The internet belongs to nobody, therefore no law applies. Right?
Wrong! There’s a reason the arm of the law is referred to as “the long arm of law”. It will get to you.
In as much as running your company website is very key, there are two things you want to do.
- You want to make sure your website is legitimate (legal)
- You want to make it look good
Let’s make your website look good and legit!
Agreed, privacy policies are a dime-a-dozen these days, available on almost every website. The truth is a majority of them are probably copied off other websites. The policies that your business adheres to are the ones you want to have listed on your website. Copying policies from another site may not accurately depict the policies of your company.
2. Work on your terms and conditions
If your business operates a website, it’s in your interest that you have your terms and conditions written clearly. Usually, your terms and conditions should be hyperlinked in the footer of your website. The purpose of this is simple. The user must accept your terms and conditions in the agreement in order to use the website. These agreements are especially useful to businesses that sell products, distribute content or permit users to post messages that could lead to a third-party liability on their websites. User acceptance may either be by checking an “I agree” box or just by using the site. The terms of agreement contain information such as:
- Who owns and operates the site
- Is there Limited Liability for content made by both you and your visitors?
- Copyright notice and trademark
- What a site will provide customers, such as products and services.
- What do you expect from customers regarding use of your site
- Are there consequences for misuse of the website?
- Use of third party information
- Set governing law, which are laws in your companies operating state/province and country
3. Protect your intellectual property
Avoid infringing on the property of other businesses. There are two words you do not want to hear “Copyright Infringement”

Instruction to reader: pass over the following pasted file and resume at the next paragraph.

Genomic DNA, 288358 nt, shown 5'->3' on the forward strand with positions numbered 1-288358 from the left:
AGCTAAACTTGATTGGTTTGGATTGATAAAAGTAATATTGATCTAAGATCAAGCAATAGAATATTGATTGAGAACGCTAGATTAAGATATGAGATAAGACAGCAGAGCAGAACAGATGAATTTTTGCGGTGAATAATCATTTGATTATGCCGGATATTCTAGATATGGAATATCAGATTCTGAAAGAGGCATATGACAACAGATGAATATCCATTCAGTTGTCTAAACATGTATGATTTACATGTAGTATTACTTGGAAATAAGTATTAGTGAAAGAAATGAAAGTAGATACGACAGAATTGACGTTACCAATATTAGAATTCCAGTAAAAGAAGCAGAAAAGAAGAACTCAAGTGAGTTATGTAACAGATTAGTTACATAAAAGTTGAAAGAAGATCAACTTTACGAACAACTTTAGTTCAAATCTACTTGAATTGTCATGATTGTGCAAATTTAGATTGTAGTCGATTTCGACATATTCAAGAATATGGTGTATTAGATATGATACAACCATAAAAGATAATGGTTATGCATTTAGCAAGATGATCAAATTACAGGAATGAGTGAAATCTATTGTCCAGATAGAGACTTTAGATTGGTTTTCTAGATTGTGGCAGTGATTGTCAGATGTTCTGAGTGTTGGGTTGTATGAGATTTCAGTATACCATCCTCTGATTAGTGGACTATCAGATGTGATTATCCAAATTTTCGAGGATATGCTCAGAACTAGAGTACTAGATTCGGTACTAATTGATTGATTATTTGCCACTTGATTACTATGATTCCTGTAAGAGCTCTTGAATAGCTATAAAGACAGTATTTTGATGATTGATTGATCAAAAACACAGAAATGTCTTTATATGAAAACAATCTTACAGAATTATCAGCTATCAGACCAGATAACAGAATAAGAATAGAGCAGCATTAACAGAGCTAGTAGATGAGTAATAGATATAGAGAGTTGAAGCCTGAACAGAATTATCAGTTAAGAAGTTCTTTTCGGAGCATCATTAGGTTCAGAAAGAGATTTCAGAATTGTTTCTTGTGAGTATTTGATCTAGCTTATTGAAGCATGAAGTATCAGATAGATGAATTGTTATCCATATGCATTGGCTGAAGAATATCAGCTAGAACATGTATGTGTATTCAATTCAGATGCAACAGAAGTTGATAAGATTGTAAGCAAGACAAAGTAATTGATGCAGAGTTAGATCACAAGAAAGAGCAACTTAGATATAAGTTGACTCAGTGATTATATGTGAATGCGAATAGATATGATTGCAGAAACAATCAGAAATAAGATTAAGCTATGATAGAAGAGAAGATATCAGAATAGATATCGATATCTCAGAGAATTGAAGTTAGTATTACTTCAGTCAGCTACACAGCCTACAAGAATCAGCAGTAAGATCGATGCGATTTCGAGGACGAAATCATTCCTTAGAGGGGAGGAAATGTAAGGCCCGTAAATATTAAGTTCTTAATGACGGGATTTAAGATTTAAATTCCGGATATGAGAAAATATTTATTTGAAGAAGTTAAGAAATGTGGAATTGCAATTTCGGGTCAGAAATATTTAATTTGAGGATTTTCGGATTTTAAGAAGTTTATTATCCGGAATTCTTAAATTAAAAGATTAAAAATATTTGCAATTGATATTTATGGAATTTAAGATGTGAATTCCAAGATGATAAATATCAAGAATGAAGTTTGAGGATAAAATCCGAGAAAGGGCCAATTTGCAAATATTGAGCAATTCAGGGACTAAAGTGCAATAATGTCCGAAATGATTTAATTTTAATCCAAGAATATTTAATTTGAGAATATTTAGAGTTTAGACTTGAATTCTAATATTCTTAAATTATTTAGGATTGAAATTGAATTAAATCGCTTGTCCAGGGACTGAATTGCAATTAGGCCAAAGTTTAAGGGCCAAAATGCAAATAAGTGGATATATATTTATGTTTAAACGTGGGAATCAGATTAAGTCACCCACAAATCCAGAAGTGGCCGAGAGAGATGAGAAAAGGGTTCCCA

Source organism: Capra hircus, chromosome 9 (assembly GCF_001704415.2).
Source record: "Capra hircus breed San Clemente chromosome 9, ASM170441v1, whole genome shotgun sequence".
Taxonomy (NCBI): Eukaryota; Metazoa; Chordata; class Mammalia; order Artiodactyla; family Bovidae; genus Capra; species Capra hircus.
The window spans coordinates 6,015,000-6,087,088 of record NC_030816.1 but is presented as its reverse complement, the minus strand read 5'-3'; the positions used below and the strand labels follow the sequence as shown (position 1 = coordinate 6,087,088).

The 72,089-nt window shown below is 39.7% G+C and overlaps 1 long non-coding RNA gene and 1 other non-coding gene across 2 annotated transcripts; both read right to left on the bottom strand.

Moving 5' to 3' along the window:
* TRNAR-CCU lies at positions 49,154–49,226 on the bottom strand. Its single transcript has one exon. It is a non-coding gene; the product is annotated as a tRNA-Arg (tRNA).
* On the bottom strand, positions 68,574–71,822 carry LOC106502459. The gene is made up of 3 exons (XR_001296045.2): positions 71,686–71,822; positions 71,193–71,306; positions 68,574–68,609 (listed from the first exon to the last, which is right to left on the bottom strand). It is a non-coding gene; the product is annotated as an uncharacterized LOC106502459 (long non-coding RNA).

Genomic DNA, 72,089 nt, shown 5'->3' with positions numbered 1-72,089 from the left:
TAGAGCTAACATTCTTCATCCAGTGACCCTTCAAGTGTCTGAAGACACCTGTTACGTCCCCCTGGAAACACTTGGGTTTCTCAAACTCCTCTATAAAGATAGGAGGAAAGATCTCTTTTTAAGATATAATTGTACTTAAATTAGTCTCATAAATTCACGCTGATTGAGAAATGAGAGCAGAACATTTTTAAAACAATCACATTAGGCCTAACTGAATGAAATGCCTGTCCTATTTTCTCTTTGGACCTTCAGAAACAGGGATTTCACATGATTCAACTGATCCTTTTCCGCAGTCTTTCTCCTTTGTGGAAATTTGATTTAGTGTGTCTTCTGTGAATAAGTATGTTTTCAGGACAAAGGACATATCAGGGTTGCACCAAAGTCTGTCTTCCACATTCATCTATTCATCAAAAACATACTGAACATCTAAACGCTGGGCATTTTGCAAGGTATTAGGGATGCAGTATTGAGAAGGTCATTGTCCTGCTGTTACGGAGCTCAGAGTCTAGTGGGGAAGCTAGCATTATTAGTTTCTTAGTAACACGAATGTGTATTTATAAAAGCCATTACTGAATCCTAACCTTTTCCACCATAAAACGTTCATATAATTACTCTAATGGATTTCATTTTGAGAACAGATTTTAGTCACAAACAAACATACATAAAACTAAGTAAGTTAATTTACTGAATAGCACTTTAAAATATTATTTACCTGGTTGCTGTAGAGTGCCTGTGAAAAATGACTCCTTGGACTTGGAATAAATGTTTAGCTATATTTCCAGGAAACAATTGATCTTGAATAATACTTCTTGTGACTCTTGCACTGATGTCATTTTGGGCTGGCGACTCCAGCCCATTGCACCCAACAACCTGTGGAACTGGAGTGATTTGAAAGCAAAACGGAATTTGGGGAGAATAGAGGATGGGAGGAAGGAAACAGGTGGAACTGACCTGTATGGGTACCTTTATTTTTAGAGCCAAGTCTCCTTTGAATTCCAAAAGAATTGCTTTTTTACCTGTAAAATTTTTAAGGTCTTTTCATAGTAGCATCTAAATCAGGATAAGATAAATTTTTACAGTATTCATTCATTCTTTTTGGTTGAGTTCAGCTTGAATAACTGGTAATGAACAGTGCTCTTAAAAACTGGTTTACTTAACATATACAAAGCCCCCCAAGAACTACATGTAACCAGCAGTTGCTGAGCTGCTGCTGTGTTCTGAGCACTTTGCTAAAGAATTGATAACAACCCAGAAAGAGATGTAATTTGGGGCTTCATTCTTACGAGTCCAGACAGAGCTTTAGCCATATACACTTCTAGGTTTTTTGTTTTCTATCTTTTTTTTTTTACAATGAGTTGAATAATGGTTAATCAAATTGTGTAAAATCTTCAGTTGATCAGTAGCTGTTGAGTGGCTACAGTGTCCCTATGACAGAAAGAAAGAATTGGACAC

And avoid infringing on the property of other businesses. There are two words you do not want to hear “Copyright Infringement”
Copyright is infringed if a material previously owned by a party is reproduced in any material form.
As an example:
Bobby has a website for his food business. He puts up an article about ordering for food. He names the blogpost “Eat well – Food for living”.Olanna is a script writer and has a website exclusively for food. She sees Bobby’s article as relevant so she puts it up on her website. Olanna did not take permission from Bobby before using his article, neither did she give him credit. She is liable of copyright infringement and Bobby has the right to sue her.
The point is you risk infringing copyright if you reproduce or distribute someone else’s material without permission.
As a business, IP is simply not something you can ignore. Even if you feel you have no assets worthy of IP protection, entrepreneurs and business owners might do things that can get them into trouble with intellectual property infringement. If you need to protect yourself, we can help you.
4. Make your company information visible
The “About us” page of your website isn’t just about what your website is about. It should also include important information such as:
- Your registered or incorporated business name
- Official Logo
- Your registered office address
- If your company is in the process of being liquidated, you need to state that too.
If you don’t have a registered business name or are yet to incorporate a company, you can get one here.
Running your website can be so much fun especially if you are able to generate conversation with your target audience and convert some of them into loyal customers but by all means avoid being sued and protect yourself.